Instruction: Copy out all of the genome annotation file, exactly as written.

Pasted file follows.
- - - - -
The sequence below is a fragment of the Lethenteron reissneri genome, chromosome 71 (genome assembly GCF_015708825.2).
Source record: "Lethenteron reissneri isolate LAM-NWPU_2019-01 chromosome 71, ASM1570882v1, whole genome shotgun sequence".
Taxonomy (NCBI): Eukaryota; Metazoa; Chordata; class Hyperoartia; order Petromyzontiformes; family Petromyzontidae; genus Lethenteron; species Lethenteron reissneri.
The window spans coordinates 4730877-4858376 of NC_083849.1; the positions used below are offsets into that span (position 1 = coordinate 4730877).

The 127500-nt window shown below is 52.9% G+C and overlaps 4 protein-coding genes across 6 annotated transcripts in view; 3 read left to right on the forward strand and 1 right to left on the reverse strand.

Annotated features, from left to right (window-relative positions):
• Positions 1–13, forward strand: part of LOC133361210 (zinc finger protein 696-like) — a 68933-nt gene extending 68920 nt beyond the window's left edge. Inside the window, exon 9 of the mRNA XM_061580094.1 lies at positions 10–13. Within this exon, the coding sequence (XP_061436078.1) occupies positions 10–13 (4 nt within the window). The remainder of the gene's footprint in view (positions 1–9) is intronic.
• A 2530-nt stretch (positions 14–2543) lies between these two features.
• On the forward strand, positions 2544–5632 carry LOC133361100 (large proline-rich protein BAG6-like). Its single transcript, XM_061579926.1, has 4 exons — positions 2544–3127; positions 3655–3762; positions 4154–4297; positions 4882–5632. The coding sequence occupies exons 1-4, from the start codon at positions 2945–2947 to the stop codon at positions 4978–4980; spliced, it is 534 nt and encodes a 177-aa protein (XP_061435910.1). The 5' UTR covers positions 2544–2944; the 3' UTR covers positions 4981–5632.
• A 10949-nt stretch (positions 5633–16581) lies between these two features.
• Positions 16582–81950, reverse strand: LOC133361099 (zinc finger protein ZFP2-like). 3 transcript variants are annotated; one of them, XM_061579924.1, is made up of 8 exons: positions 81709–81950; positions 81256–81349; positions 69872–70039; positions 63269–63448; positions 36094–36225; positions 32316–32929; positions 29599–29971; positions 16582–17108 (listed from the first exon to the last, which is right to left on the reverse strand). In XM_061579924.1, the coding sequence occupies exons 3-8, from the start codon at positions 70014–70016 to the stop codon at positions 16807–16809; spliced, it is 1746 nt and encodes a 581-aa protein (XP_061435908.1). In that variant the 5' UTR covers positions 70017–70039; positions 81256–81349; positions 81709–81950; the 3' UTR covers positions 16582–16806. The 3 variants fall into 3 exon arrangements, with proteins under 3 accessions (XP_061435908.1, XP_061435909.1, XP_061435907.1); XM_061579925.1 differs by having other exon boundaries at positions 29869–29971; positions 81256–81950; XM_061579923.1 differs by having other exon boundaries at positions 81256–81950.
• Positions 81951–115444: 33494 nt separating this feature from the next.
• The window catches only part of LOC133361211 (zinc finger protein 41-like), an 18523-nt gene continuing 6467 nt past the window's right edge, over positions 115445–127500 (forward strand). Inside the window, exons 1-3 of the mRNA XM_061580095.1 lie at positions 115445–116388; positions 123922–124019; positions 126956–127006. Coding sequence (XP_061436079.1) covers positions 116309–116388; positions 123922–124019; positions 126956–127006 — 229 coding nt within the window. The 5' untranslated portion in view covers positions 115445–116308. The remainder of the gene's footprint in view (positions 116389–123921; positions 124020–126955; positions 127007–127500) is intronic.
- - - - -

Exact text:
The sequence below is a fragment of the Lethenteron reissneri genome, chromosome 71 (genome assembly GCF_015708825.2).
Source record: "Lethenteron reissneri isolate LAM-NWPU_2019-01 chromosome 71, ASM1570882v1, whole genome shotgun sequence".
Taxonomy (NCBI): Eukaryota; Metazoa; Chordata; class Hyperoartia; order Petromyzontiformes; family Petromyzontidae; genus Lethenteron; species Lethenteron reissneri.
The window spans coordinates 4730877-4858376 of NC_083849.1; the positions used below are offsets into that span (position 1 = coordinate 4730877).

The 127500-nt window shown below is 52.9% G+C and overlaps 4 protein-coding genes across 6 annotated transcripts in view; 3 read left to right on the forward strand and 1 right to left on the reverse strand.

Annotated features, from left to right (window-relative positions):
• Positions 1–13, forward strand: part of LOC133361210 (zinc finger protein 696-like) — a 68933-nt gene extending 68920 nt beyond the window's left edge. Inside the window, exon 9 of the mRNA XM_061580094.1 lies at positions 10–13. Within this exon, the coding sequence (XP_061436078.1) occupies positions 10–13 (4 nt within the window). The remainder of the gene's footprint in view (positions 1–9) is intronic.
• A 2530-nt stretch (positions 14–2543) lies between these two features.
• On the forward strand, positions 2544–5632 carry LOC133361100 (large proline-rich protein BAG6-like). Its single transcript, XM_061579926.1, has 4 exons — positions 2544–3127; positions 3655–3762; positions 4154–4297; positions 4882–5632. The coding sequence occupies exons 1-4, from the start codon at positions 2945–2947 to the stop codon at positions 4978–4980; spliced, it is 534 nt and encodes a 177-aa protein (XP_061435910.1). The 5' UTR covers positions 2544–2944; the 3' UTR covers positions 4981–5632.
• A 10949-nt stretch (positions 5633–16581) lies between these two features.
• Positions 16582–81950, reverse strand: LOC133361099 (zinc finger protein ZFP2-like). 3 transcript variants are annotated; one of them, XM_061579924.1, is made up of 8 exons: positions 81709–81950; positions 81256–81349; positions 69872–70039; positions 63269–63448; positions 36094–36225; positions 32316–32929; positions 29599–29971; positions 16582–17108 (listed from the first exon to the last, which is right to left on the reverse strand). In XM_061579924.1, the coding sequence occupies exons 3-8, from the start codon at positions 70014–70016 to the stop codon at positions 16807–16809; spliced, it is 1746 nt and encodes a 581-aa protein (XP_061435908.1). In that variant the 5' UTR covers positions 70017–70039; positions 81256–81349; positions 81709–81950; the 3' UTR covers positions 16582–16806. The 3 variants fall into 3 exon arrangements, with proteins under 3 accessions (XP_061435908.1, XP_061435909.1, XP_061435907.1); XM_061579925.1 differs by having other exon boundaries at positions 29869–29971; positions 81256–81950; XM_061579923.1 differs by having other exon boundaries at positions 81256–81950.
• Positions 81951–115444: 33494 nt separating this feature from the next.
• The window catches only part of LOC133361211 (zinc finger protein 41-like), an 18523-nt gene continuing 6467 nt past the window's right edge, over positions 115445–127500 (forward strand). Inside the window, exons 1-3 of the mRNA XM_061580095.1 lie at positions 115445–116388; positions 123922–124019; positions 126956–127006. Coding sequence (XP_061436079.1) covers positions 116309–116388; positions 123922–124019; positions 126956–127006 — 229 coding nt within the window. The 5' untranslated portion in view covers positions 115445–116308. The remainder of the gene's footprint in view (positions 116389–123921; positions 124020–126955; positions 127007–127500) is intronic.